Cut salt, add potassium, live longer, researchers say If people cut their salt intake and increased their intake of potassium by eating more fruits and vegetables, millions of lives around the world could be saved every year, says research out today. These dietary changes would lower people's blood pressure, which would reduce their risk of having a stroke or heart attack, according to the findings published on bmj.com. To take an in-depth look at the topic, British researchers and other experts from around the world analyzed dozens of international studies on salt and potassium and high blood pressure. High blood pressure is defined as a reading greater than or equal to 140/90. STORY: High salt intake linked to high blood pressure in kids STORY: Millions of people don't have their blood pressure under control
Corrections Appended: February 26 and March 12, 2013 1. Routine Care, Unforgettable Bills When Sean Recchi, a 42-year-old from Lancaster, Ohio, was told last March that he had non-Hodgkin's lymphoma, his wife Stephanie knew she had to get him to MD Anderson Cancer Center in Houston. Stephanie's father had been treated there 10 years earlier, and she and her family credited the doctors and nurses at MD Anderson with extending his life by at least eight years. Because Stephanie and her...
FDA Requires Lower Doses for Sleep Drugs You breathe harder and suck in more air when you're exercising than when you're, say,... The more allergens you're exposed to at a given time, the higher your allergenic load... Shun synthetic materials for natural ones like cotton—your nose and eyes will thank... Got killer allergies?
New technology can print 3D blood vessels in mere seconds , AniNews.in Washington, September 14 ( ANI ): Nanoengineers at the University of California, San Diego have developed a novel technology that can fabricate, in mere seconds, microscale three dimensional (3D) structures out of soft, biocompatible hydrogels. Near term, the technology could lead to better systems for growing and studying cells, including stem cells, in the laboratory. Long-term, the goal is to be able to print biological tissues for regenerative medicine.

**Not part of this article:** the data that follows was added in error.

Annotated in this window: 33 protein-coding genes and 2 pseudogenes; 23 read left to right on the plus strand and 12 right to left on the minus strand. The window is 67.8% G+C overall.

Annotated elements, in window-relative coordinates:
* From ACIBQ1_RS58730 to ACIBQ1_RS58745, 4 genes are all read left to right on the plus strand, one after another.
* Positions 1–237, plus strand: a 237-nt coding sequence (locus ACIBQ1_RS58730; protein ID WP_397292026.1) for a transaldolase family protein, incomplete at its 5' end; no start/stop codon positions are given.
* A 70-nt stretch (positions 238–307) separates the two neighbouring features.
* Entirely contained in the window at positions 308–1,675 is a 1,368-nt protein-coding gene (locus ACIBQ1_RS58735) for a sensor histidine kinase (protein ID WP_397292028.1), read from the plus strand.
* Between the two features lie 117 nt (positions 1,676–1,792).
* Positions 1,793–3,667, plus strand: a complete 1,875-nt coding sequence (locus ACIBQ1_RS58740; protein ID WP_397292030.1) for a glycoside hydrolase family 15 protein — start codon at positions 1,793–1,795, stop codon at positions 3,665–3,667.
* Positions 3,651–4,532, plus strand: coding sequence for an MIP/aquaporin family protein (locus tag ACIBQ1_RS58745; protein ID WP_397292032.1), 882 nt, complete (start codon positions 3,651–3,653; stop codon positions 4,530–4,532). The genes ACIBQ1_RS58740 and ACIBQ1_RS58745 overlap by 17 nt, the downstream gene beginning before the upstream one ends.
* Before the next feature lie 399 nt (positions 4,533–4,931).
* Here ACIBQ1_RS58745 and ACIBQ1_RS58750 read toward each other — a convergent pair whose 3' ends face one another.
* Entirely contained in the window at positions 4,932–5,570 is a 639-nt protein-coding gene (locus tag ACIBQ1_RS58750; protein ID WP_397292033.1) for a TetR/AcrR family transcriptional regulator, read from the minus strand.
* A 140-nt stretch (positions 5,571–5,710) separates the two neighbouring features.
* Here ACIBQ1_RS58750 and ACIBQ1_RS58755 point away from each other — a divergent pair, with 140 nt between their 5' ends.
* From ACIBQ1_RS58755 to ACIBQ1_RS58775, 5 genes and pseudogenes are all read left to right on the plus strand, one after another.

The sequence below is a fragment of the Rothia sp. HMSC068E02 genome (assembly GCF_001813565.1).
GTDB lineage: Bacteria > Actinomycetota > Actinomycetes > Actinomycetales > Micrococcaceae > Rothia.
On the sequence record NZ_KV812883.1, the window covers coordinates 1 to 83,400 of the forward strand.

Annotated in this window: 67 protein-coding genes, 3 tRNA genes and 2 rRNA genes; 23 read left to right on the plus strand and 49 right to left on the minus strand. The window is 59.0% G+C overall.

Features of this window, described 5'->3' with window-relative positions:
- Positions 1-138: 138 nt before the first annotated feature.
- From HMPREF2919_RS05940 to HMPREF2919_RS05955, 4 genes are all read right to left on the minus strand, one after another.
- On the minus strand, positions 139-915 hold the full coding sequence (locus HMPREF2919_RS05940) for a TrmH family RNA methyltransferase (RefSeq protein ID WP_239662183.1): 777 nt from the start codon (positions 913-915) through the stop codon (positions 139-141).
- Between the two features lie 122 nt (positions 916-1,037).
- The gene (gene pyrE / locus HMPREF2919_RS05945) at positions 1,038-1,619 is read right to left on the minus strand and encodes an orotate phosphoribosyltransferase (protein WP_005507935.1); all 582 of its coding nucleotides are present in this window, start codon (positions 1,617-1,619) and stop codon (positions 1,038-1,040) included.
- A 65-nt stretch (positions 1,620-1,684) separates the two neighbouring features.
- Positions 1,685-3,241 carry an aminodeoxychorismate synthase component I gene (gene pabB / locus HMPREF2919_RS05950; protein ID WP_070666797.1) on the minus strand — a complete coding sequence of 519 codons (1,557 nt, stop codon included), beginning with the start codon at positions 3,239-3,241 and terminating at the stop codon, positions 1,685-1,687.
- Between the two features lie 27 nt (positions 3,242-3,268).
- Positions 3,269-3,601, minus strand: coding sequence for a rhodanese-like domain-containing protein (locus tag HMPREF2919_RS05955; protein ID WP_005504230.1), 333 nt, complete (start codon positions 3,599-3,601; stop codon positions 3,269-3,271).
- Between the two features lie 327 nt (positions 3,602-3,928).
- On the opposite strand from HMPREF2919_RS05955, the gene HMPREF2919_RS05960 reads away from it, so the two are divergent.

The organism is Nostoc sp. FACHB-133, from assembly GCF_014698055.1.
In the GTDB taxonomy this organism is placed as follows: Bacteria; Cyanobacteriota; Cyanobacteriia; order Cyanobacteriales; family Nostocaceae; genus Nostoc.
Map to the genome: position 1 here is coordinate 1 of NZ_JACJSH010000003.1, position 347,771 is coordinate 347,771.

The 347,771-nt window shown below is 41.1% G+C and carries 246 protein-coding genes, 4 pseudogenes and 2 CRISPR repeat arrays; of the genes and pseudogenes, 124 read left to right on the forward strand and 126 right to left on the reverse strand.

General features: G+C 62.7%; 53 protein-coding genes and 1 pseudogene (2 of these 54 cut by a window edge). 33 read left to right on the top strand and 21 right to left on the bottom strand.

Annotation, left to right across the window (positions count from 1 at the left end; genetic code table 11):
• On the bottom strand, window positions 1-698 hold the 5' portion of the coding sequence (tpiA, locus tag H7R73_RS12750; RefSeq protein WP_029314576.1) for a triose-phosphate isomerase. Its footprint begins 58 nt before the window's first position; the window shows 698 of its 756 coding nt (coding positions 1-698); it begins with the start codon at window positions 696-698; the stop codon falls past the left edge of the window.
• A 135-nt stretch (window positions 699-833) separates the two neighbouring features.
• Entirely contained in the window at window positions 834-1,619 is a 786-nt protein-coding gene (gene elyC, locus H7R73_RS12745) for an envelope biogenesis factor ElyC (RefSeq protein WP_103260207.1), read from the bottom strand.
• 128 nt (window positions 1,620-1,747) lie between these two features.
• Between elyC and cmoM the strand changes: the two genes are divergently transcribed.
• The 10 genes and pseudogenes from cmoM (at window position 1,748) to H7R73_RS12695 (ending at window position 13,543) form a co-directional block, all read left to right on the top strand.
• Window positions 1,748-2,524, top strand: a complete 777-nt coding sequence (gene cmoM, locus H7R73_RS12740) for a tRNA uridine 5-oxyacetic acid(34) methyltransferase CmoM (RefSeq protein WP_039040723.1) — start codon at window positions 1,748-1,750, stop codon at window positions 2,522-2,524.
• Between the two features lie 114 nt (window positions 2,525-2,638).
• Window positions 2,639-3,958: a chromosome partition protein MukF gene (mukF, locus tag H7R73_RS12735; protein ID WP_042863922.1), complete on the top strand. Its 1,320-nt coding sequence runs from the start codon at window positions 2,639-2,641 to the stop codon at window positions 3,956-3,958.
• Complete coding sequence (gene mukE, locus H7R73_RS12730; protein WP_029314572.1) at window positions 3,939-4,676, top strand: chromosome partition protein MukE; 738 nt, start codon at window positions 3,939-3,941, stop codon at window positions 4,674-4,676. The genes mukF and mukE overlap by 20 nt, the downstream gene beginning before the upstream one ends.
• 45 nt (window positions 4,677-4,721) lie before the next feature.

Testicles Of Yogurt-Eating Mice Shown Bigger, And Researchers Credit Probiotics Last summer a team of researchers from the Massachusetts Institute of Technology set out to better understand the effects of yogurt on obesity . They were following up on the results of a long-term study from the Harvard School of Public Health that had suggested yogurt, more than any other food, helped to prevent age-related weight gain. The M.I.T. team, led by cancer biologist Susan Erdman and evolutionary geneticist Eric Alm, wanted to replicate the work in mice.
Chocolate Can Make You Thinner
Music training has biological impact on aging process
Susan G. Komen Pink Slips Planned Parenthood -- Who, What And Why?
Migration in America: The Great Human Capital Swap-Meet
Research links diabetes to processed meats
Mystery skin disease Morgellons has no clear cause, CDC study says
Lifetime Medical Costs of Obesity: Prevention No Cure for Increasing Health Expenditure
High Fructose Corn Syrup By Any Other Name
Controversial BPA found in canned kids' foods - Health - Children's health
Radiation Overdose at the Airport
Edmonton - Study finds no cancer link with kids, cellphones - CTV News
South Korean scientists create glowing dog - report | Oddly Enough
Study Finds Benefits in Health Insurance for the Poor
Food Freezing Technology Preserves Human Teeth. Organs Next?
Ranking 37th — Measuring the Performance of the U.S. Health Care System | Health Policy and Reform
Ranking 37th — Measuring the Performance of the U.S. Health Care System | Health Policy and Reform
Cancer death rate gap widens based on education
Watching 'Jersey Shore' might make you dumber, study suggests
Why 'diet' food is so unsatisfying
Study: New discovery on how infertility occurs - and why caffeine plays a role - National Health News
Research holds promise of harnessing life-extending benefits of spartan diet -- on a full stomach
Praise the lard? Study links church to obesity - Health - Diet and nutrition
England 'healthier than the US'
Common weed petty spurge 'could treat' skin cancer
Life Expectancy Gains in U.S. Fail to Keep Pace With Peers
Vaccine study's author held related patent, medical journal reports
What the U.S. Can Learn from the Dutch About Teen Sex – TIME Healthland
Ecuadorean Villagers May Hold Secret to Longevity
Most Pesticide Laden Produce of 2010
Health | Masturbation 'cuts cancer risk'
Insurance commissioners to vote on medial loss ratio rule - Oct. 18, 2010